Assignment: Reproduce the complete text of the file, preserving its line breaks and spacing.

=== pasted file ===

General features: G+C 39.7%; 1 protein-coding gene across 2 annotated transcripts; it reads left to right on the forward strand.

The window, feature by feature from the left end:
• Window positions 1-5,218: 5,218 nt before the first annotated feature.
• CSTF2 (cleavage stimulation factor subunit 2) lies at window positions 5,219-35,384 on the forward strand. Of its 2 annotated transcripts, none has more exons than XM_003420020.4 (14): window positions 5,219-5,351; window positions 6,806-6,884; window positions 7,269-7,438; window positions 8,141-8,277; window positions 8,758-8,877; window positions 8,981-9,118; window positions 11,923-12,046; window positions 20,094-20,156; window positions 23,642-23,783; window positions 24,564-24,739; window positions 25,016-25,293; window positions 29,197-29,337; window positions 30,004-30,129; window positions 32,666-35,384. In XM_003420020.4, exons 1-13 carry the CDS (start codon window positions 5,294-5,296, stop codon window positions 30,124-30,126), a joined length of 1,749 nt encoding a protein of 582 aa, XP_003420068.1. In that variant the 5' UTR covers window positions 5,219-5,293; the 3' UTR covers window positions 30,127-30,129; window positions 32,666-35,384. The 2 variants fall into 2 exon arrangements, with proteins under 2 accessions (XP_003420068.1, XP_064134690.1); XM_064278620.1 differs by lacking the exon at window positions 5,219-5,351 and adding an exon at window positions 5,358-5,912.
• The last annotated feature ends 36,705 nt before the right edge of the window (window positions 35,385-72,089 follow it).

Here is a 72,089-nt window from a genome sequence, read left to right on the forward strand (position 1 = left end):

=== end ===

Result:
General features: G+C 39.7%; 1 protein-coding gene across 2 annotated transcripts; it reads left to right on the forward strand.

The window, feature by feature from the left end:
• Window positions 1-5,218: 5,218 nt before the first annotated feature.
• CSTF2 (cleavage stimulation factor subunit 2) lies at window positions 5,219-35,384 on the forward strand. Of its 2 annotated transcripts, none has more exons than XM_003420020.4 (14): window positions 5,219-5,351; window positions 6,806-6,884; window positions 7,269-7,438; window positions 8,141-8,277; window positions 8,758-8,877; window positions 8,981-9,118; window positions 11,923-12,046; window positions 20,094-20,156; window positions 23,642-23,783; window positions 24,564-24,739; window positions 25,016-25,293; window positions 29,197-29,337; window positions 30,004-30,129; window positions 32,666-35,384. In XM_003420020.4, exons 1-13 carry the CDS (start codon window positions 5,294-5,296, stop codon window positions 30,124-30,126), a joined length of 1,749 nt encoding a protein of 582 aa, XP_003420068.1. In that variant the 5' UTR covers window positions 5,219-5,293; the 3' UTR covers window positions 30,127-30,129; window positions 32,666-35,384. The 2 variants fall into 2 exon arrangements, with proteins under 2 accessions (XP_003420068.1, XP_064134690.1); XM_064278620.1 differs by lacking the exon at window positions 5,219-5,351 and adding an exon at window positions 5,358-5,912.
• The last annotated feature ends 36,705 nt before the right edge of the window (window positions 35,385-72,089 follow it).

Here is a 72,089-nt window from a genome sequence, read left to right on the forward strand (position 1 = left end):